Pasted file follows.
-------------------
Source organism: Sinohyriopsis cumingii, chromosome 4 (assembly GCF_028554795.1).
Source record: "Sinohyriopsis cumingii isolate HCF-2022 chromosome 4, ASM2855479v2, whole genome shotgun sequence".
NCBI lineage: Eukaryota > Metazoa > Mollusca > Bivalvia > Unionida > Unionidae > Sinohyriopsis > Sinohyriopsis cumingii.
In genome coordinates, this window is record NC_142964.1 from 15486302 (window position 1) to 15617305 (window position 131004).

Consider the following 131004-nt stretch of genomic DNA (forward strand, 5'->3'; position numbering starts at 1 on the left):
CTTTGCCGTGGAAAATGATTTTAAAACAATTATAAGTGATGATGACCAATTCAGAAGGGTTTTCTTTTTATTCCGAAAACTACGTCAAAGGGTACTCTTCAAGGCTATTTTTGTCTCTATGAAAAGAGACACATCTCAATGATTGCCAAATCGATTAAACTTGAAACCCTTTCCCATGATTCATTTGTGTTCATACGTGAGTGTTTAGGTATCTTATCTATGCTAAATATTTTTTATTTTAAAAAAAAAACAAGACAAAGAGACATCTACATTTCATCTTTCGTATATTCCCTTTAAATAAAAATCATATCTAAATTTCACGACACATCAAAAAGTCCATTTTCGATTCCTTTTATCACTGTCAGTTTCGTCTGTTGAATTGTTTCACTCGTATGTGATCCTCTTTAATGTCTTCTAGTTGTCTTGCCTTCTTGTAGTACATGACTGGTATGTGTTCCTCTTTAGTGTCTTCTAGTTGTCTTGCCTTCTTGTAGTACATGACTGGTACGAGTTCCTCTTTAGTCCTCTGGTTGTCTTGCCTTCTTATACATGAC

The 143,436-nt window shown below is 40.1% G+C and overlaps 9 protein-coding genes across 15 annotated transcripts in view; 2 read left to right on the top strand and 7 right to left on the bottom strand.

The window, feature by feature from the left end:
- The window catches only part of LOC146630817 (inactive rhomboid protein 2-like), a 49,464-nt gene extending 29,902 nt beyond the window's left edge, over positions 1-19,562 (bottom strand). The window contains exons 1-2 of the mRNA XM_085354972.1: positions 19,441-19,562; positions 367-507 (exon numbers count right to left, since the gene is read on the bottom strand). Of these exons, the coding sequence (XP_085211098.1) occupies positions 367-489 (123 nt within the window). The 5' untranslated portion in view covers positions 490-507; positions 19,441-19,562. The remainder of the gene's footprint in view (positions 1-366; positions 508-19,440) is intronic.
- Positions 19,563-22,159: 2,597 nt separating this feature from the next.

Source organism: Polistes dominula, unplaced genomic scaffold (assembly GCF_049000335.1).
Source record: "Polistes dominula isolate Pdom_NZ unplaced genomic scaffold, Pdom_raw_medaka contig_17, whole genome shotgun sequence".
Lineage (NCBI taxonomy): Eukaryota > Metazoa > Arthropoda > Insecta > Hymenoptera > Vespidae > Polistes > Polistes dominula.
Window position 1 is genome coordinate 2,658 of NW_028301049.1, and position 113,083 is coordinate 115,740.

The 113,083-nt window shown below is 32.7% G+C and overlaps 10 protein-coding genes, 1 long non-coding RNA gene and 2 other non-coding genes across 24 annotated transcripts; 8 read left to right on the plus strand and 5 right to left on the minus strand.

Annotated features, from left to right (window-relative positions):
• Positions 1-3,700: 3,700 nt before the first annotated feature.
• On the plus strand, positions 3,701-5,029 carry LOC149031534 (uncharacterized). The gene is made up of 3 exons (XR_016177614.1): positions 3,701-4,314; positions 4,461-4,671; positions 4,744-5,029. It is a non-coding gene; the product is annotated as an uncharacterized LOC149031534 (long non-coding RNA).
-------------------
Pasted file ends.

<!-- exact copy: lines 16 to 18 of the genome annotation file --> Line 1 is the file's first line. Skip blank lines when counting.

Annotated features, from left to right (window-relative positions):
• Positions 1-3,700: 3,700 nt before the first annotated feature.
• On the plus strand, positions 3,701-5,029 carry LOC149031534 (uncharacterized). The gene is made up of 3 exons (XR_016177614.1): positions 3,701-4,314; positions 4,461-4,671; positions 4,744-5,029. It is a non-coding gene; the product is annotated as an uncharacterized LOC149031534 (long non-coding RNA).